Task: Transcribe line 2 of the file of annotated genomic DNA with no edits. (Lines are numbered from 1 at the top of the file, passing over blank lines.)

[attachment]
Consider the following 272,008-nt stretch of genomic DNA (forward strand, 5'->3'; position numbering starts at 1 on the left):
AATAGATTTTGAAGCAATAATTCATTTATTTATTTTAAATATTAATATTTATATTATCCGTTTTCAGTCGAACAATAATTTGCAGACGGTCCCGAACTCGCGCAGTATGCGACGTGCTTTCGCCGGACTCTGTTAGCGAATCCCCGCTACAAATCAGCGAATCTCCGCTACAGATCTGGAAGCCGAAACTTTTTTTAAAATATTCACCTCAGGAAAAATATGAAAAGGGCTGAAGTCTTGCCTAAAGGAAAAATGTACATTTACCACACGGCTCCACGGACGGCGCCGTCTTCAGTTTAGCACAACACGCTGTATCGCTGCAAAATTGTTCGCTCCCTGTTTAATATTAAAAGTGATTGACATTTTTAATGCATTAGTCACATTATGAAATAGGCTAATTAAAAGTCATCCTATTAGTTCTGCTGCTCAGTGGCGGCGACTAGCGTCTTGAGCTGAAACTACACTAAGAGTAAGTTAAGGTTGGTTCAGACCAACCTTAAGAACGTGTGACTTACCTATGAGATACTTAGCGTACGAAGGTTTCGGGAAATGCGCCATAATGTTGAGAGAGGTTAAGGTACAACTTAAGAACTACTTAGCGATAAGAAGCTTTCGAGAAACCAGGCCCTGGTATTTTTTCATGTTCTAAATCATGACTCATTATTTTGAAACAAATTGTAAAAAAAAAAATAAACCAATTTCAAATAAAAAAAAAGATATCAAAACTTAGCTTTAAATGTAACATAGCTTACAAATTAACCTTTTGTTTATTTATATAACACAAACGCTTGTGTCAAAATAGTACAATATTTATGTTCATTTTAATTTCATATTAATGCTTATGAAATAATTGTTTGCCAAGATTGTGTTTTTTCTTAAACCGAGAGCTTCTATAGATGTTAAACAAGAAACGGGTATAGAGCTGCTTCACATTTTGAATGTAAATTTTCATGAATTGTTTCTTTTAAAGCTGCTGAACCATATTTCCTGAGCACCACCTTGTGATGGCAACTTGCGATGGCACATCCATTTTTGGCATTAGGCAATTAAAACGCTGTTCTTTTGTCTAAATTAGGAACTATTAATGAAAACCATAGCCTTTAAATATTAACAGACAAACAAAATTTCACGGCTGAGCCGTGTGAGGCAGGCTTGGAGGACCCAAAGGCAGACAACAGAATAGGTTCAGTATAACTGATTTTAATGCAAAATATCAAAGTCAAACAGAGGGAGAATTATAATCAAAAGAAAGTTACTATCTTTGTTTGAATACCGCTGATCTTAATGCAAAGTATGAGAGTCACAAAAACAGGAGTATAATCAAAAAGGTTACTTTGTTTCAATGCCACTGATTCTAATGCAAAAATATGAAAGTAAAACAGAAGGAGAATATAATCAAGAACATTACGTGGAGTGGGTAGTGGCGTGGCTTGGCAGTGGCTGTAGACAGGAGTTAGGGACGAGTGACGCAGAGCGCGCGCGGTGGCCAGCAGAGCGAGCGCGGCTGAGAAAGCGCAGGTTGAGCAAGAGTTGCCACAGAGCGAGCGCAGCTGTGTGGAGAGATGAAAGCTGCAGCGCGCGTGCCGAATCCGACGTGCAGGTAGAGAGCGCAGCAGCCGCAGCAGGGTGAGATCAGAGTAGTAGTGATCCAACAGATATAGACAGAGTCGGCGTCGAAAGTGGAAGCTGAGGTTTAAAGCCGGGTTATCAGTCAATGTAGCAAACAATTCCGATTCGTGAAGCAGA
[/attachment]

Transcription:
AATAGATTTTGAAGCAATAATTCATTTATTTATTTTAAATATTAATATTTATATTATCCGTTTTCAGTCGAACAATAATTTGCAGACGGTCCCGAACTCGCGCAGTATGCGACGTGCTTTCGCCGGACTCTGTTAGCGAATCCCCGCTACAAATCAGCGAATCTCCGCTACAGATCTGGAAGCCGAAACTTTTTTTAAAATATTCACCTCAGGAAAAATATGAAAAGGGCTGAAGTCTTGCCTAAAGGAAAAATGTACATTTACCACACGGCTCCACGGACGGCGCCGTCTTCAGTTTAGCACAACACGCTGTATCGCTGCAAAATTGTTCGCTCCCTGTTTAATATTAAAAGTGATTGACATTTTTAATGCATTAGTCACATTATGAAATAGGCTAATTAAAAGTCATCCTATTAGTTCTGCTGCTCAGTGGCGGCGACTAGCGTCTTGAGCTGAAACTACACTAAGAGTAAGTTAAGGTTGGTTCAGACCAACCTTAAGAACGTGTGACTTACCTATGAGATACTTAGCGTACGAAGGTTTCGGGAAATGCGCCATAATGTTGAGAGAGGTTAAGGTACAACTTAAGAACTACTTAGCGATAAGAAGCTTTCGAGAAACCAGGCCCTGGTATTTTTTCATGTTCTAAATCATGACTCATTATTTTGAAACAAATTGTAAAAAAAAAAATAAACCAATTTCAAATAAAAAAAAAGATATCAAAACTTAGCTTTAAATGTAACATAGCTTACAAATTAACCTTTTGTTTATTTATATAACACAAACGCTTGTGTCAAAATAGTACAATATTTATGTTCATTTTAATTTCATATTAATGCTTATGAAATAATTGTTTGCCAAGATTGTGTTTTTTCTTAAACCGAGAGCTTCTATAGATGTTAAACAAGAAACGGGTATAGAGCTGCTTCACATTTTGAATGTAAATTTTCATGAATTGTTTCTTTTAAAGCTGCTGAACCATATTTCCTGAGCACCACCTTGTGATGGCAACTTGCGATGGCACATCCATTTTTGGCATTAGGCAATTAAAACGCTGTTCTTTTGTCTAAATTAGGAACTATTAATGAAAACCATAGCCTTTAAATATTAACAGACAAACAAAATTTCACGGCTGAGCCGTGTGAGGCAGGCTTGGAGGACCCAAAGGCAGACAACAGAATAGGTTCAGTATAACTGATTTTAATGCAAAATATCAAAGTCAAACAGAGGGAGAATTATAATCAAAAGAAAGTTACTATCTTTGTTTGAATACCGCTGATCTTAATGCAAAGTATGAGAGTCACAAAAACAGGAGTATAATCAAAAAGGTTACTTTGTTTCAATGCCACTGATTCTAATGCAAAAATATGAAAGTAAAACAGAAGGAGAATATAATCAAGAACATTACGTGGAGTGGGTAGTGGCGTGGCTTGGCAGTGGCTGTAGACAGGAGTTAGGGACGAGTGACGCAGAGCGCGCGCGGTGGCCAGCAGAGCGAGCGCGGCTGAGAAAGCGCAGGTTGAGCAAGAGTTGCCACAGAGCGAGCGCAGCTGTGTGGAGAGATGAAAGCTGCAGCGCGCGTGCCGAATCCGACGTGCAGGTAGAGAGCGCAGCAGCCGCAGCAGGGTGAGATCAGAGTAGTAGTGATCCAACAGATATAGACAGAGTCGGCGTCGAAAGTGGAAGCTGAGGTTTAAAGCCGGGTTATCAGTCAATGTAGCAAACAATTCCGATTCGTGAAGCAGA